University of Toronto: Paul Cadario, Convocation 2013 Honorary Degree recipient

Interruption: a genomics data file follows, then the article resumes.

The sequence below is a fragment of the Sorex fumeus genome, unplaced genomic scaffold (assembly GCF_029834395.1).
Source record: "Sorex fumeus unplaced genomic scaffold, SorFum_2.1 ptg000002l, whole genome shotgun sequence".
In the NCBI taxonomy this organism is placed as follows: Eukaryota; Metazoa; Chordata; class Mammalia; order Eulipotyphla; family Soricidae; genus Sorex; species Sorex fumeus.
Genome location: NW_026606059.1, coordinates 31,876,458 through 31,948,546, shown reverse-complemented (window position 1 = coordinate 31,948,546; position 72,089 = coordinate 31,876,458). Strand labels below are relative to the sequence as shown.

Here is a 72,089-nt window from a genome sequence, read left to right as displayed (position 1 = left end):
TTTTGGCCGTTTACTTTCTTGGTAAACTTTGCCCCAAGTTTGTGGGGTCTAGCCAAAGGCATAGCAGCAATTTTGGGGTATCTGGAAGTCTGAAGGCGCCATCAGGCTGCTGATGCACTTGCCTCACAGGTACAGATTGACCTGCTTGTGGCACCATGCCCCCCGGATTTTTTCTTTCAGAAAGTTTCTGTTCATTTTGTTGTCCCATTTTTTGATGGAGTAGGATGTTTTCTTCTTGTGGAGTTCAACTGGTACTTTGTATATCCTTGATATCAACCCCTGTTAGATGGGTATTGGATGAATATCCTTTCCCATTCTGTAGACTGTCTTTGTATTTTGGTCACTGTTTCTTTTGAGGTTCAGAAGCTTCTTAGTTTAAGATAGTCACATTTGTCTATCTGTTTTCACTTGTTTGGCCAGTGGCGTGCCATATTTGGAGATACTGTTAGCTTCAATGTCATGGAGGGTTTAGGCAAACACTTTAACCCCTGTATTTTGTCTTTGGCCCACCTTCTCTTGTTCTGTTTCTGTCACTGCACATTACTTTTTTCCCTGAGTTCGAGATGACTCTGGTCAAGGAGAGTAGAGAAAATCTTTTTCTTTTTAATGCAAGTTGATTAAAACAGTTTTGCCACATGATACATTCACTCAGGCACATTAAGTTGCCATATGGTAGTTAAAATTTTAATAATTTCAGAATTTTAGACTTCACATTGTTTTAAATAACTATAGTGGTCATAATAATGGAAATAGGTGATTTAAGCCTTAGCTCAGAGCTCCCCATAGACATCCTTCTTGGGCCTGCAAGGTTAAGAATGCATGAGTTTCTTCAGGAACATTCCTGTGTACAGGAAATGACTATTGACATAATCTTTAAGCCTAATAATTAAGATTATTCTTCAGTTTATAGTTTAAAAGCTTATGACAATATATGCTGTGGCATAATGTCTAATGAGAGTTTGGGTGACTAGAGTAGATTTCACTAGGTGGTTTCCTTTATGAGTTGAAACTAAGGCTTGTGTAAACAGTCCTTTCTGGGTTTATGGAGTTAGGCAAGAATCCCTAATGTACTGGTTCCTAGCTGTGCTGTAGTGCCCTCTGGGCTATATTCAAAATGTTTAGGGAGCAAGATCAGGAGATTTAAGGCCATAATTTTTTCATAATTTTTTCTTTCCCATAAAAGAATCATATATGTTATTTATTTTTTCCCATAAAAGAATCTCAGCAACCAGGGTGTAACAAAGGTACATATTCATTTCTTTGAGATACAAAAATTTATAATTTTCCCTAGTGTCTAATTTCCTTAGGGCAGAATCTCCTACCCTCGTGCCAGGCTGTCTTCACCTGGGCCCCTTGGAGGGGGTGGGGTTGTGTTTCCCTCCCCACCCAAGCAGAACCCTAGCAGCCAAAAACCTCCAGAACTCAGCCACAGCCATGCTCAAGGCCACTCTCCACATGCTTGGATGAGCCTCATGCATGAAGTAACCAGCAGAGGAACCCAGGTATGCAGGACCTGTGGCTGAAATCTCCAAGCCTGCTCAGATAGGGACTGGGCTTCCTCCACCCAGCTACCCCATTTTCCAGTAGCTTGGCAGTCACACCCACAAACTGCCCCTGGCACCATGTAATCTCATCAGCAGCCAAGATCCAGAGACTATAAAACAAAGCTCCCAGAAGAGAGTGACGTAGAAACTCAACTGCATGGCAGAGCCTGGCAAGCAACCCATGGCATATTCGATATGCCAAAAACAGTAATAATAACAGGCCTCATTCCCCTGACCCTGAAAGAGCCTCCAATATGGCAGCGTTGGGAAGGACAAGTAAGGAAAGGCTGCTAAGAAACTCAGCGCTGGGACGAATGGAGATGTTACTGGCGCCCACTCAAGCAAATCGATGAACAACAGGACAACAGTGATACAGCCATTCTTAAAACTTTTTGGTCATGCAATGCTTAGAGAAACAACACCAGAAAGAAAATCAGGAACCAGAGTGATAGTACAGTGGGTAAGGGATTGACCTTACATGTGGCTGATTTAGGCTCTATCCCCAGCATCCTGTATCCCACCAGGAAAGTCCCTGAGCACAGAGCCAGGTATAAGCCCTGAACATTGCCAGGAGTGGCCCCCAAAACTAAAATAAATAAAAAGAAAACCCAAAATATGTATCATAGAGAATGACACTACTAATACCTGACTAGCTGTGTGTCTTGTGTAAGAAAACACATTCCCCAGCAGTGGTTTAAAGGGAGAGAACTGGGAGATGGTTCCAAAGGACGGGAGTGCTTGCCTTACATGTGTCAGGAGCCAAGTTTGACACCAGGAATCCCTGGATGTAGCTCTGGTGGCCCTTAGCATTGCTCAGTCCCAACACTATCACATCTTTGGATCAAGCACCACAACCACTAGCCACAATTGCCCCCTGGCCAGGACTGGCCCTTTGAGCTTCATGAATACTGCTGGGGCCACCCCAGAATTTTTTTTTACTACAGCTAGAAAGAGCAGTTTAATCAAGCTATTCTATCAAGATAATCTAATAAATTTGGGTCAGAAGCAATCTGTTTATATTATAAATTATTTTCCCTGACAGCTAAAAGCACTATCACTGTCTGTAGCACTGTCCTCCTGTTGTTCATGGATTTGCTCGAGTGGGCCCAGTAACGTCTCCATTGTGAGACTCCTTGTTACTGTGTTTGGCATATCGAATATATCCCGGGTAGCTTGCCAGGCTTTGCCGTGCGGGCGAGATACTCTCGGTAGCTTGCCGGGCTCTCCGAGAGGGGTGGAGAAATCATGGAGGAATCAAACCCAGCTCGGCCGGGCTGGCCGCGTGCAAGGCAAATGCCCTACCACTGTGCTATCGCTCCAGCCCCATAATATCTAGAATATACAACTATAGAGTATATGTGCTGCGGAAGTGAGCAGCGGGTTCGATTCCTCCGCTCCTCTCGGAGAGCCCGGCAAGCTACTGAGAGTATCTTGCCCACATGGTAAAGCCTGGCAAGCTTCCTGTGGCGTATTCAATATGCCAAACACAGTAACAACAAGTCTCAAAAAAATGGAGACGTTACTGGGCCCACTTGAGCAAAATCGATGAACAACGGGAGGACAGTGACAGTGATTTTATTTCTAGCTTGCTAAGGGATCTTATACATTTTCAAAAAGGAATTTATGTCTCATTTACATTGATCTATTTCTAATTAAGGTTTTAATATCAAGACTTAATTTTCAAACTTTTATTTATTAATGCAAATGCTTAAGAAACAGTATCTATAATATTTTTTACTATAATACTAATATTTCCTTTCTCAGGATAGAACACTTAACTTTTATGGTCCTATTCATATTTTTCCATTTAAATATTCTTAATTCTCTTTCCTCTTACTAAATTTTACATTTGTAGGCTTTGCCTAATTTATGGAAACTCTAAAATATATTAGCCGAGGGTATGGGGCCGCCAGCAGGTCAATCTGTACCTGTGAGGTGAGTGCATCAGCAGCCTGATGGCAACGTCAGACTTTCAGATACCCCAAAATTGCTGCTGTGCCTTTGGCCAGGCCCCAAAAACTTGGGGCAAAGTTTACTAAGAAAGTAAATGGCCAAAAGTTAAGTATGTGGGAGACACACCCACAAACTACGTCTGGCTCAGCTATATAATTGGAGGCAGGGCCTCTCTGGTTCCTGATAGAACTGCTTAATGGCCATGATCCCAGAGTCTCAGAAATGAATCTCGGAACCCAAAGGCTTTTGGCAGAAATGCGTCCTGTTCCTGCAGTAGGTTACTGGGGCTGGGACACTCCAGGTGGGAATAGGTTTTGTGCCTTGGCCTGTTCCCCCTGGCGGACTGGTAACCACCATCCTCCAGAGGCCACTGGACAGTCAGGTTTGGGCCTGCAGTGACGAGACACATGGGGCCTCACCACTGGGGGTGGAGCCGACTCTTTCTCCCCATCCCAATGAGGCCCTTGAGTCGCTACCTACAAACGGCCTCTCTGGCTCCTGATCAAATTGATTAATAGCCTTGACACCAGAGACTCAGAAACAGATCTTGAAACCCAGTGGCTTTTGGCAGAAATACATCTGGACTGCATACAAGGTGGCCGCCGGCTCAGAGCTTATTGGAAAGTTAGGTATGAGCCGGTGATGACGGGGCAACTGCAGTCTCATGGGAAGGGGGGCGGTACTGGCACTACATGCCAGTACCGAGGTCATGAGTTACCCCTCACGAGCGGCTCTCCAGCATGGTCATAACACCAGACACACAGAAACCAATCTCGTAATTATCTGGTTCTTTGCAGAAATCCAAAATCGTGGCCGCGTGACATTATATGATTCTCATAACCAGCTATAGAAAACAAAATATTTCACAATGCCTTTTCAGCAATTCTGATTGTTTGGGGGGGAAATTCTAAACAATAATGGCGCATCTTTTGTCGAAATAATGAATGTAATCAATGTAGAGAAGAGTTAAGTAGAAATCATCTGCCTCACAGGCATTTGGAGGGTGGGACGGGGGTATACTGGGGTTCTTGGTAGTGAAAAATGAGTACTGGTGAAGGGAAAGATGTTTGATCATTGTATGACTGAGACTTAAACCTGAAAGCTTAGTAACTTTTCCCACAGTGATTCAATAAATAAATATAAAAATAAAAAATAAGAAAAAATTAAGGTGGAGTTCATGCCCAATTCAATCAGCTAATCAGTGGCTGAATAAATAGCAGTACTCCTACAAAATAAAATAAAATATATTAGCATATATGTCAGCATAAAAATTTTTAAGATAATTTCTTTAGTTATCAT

vice-chair gold right president nailart d naman members of the academic procession fellow graduates and ladies and gentlemen I am deeply honored by to be here this afternoon and to share this wonderful afternoon with fellow graduates of the University of Toronto's faculty of engineering and with your families while you were here you were taught many things by your professors much of an important some of it useful but they built on a platform that your parents established of common sense and good judgment and I hope you learned a bit more of that too while you were here because I think the combination learning and common sense and good judgment is what engineering is all about all the advice says that a convocation address should be brief like an Oscar speech but even without the orchestra that it should be informative like a TED talk even though there's no Madonna mic or PowerPoint and it should be topical and a little provocative like a Rick Mercer rant but without the rant so I'm going to do my best I'm aware as I hope all you are that in a digital world the Internet is a cruel historian nothing is forgotten ever accordingly this afternoon I will not be talking about cell phone videos tar sands drones the Maple Leafs digital surveillance Senate expenses or tempting as it might be the mayor of toronto what I will talk about though is the future and to talk about the future I'm going to talk about the past specifically 1973 40 years ago when i graduated in civil engineering now the class that started first SAT over there i SAT over there and it was a gorgeous afternoon like today and before the convocation began one of the warders came over and said to me well your first do you know what to do because if you don't everyone else will do it wrong so today my advice to Evers first and I think you're probably sitting over there is just remember that as you exit the stage you look at the golden mace you walk toward it and to the left of it but don't take it away so 1973 was a graduating year for those of us who came to you school barely six weeks after three astronauts had landed on the moon and were returned safely to earth it was an era of big ideas of great leaders and of great oratory when American President John Kennedy set that goal in 1961 he launched an era of huge advance in science and an engineering but beyond this remarkable engineering achievement of that decade the protests in Paris and in Chicago in 1968 had unleashed great social and political unrest through the whole world pierre trudeau had enlisted us young Canadians as part of the new commitment just after we celebrated Canada's first 100 years we were reading books Rachel Carson's Silent Spring about the perils of chemicals to nature and Jane Jacobs on the death and life of great cities just as you all watched Al Gore's film An Inconvenient Truth about climate change or read Professor Richard Florida's blogs about creatives in great cities like Toronto by 1973 the women's movement was in full stride as society started to realize the importance of unleashing the intelligence energy and creativity of half their half the world who even in Canada did not enjoy their full rights in nineteen seventy three women were allowed finally into her house 1973 was the year that World Bank President Robert McNamara made his Nairobi speech McNamara spoke about absolute poverty quote a condition of life so degrading as to insult human dignity and yet a condition of life so common as to be the lot of forty percent of the peoples of the developing countries 1973 was also the year that the cell phone was invented now on each of these bold ideas an easy way would have said well that's would have been to say well that's too hard that's impossible we can't do that engineers aren't like that the bold ideas of 1973 mobile communications gender equality and ending world poverty inspired a whole generation of scholars practitioners and activists in many many places including at the World Bank where I had the privilege to spend my entire career economic and political rights health education the protection of them and their children have improved for many women in many countries worldwide I am very proud to be a graduate of a university or the provost and the deans of Medicine of law and of engineering are all women social movements though generally take about eighty years for example it was only in 2000 that the Louth political leaders of the world agreed at the United Nations to cut extreme poverty in the world in half by 2015 that we have done but there are still over 1 billion people left in absolute poverty and the world's new goal to fully eradicate it is only 17 years away in short we baby boomers are counting on you the women and man of the class of 2013 to finish all of this important work fortunately in the early 90s mobile communication was joined by the internet something that we engineers invented and that we let everybody else use the internet amplified the forces and voices of globalization and the great progress in improving the human condition that globalization made possible today we can all access including now if we wanted to unimaginable quantities of digitized information with which we can shape our world influence millions of people and measure and monitor the impact of our actions there is a huge opportunity for leadership awaiting every member of this class as engineers of course we calculate risks before we take them and working in a large international organization with large sums of money at risk and complicated development programs I have also been quite prudent because after all we are professionals but in that respect I want to share with you a little advice from Pablo Picasso the Spanish painter he said learn the rules like pro so you can break them like an artist that strikes me as a great motto for engineers who want to make a difference it's also a way that you can invent a future that is different from the past that future will not be without controversy as engineers reshape the world with technology there will be many ethical and social implications I hope therefore that you will not be satisfied by saying oh yeah we can do that but we'll follow that boast by asking yes but should we I hope you will find employment and public sector or the private sector and with a non-profit here in Canada or abroad or in a start-up of your own imagination and effort that will let you say every day I'm in a place where I can do my very best and in this context I'd like tell a little story about the world of work a friend who used to head organization development at a global pharmaceutical company was visiting one of their many sites after seeing the labs and the factory she happened upon the mailroom she entered and the men in the mailroom rose he was sitting at a desk with piles of boxes and he welcomed her good afternoon I cure blindness well she he sensed that she looked a bit puzzled and so he went on to explain at our factory we make ivermectin it's a drug that cures blindness why nas's caused by onchocerciasis which is a disease that people in West Africa get by being infected by a guinea fly which is tranny worm which is transmitted by in up by a fly in the 1970s he say explained World Bank President Robert McNamara visited Africa he was shocked that some of its most productive land couldn't be farmed because there were no people there rather there were very few and they were all blind so Robert McNamara said we need to do something about that and they did retired Vietnam War helicopter pilots were hired to spray the rivers where the Flies lived and ivermectin was later invented and given away free and he said we make it here at this plant and my job here in the mail room is to check that all the shipments and all the labels are correct and that they're properly addressed and that the labels are well attached because if those pills don't get to Africa people will be blind as you join organizations you will be exposed to organizational politics often very discouraging sometimes a bit toxic but please remember that everywhere you will want to work has a noble purpose for this man in the mail room it was curing blindness and it will be something like that I hope for you as you work with people who aren't engineers from the University of Toronto whether they're in the mail room or in the big corner office dealing with office politics help them keep their faith in the big idea to which you and they are all committed I said I would talk today about the future because universities are about the future they're about learning and shifting the boundaries of knowledge of discourse and a possibility as new graduates of this university the future belongs much more to you than to any of us who are further along in our careers and in our law and our years what kind of future can engineers help achieve building on common sense and good judgment a future with smart and connected machines with save technologies with the necessary systems approaches to energy to renewing infrastructure in our cities to climate change in the environment and to public policy and global affairs a bright future that in short is inclusive prosperous secure and sustainable and as engineers you can help build that future volunteering is also about the future it's about that cause or that result of that thing you'd like to see happen it will lead to something better something different from today to be sure it requires a bit more time than clicking like and share on Facebook but that time spent volunteering builds communities and it brings the individuals in them together in a common cause in that respect my work is volunteer at U of T taught me something else that served me well that yes opens more doors than no time after time I have said yes and I've made those countless journeys back to Toronto from all over the world to be part of the life of this great institution these volunteer activities have enriched my life enormously and I have made many many great friends and let me close therefore with this final piece of advice give back often and as often as you can and whenever you're asked to do something unexpected something you hadn't thought of something that might be a little risky or something that you'd need to learn how to do remember your U of T engineer you can do anything and the future is about saying yes again my warmest congratulations on this great event in your lives and thank you very much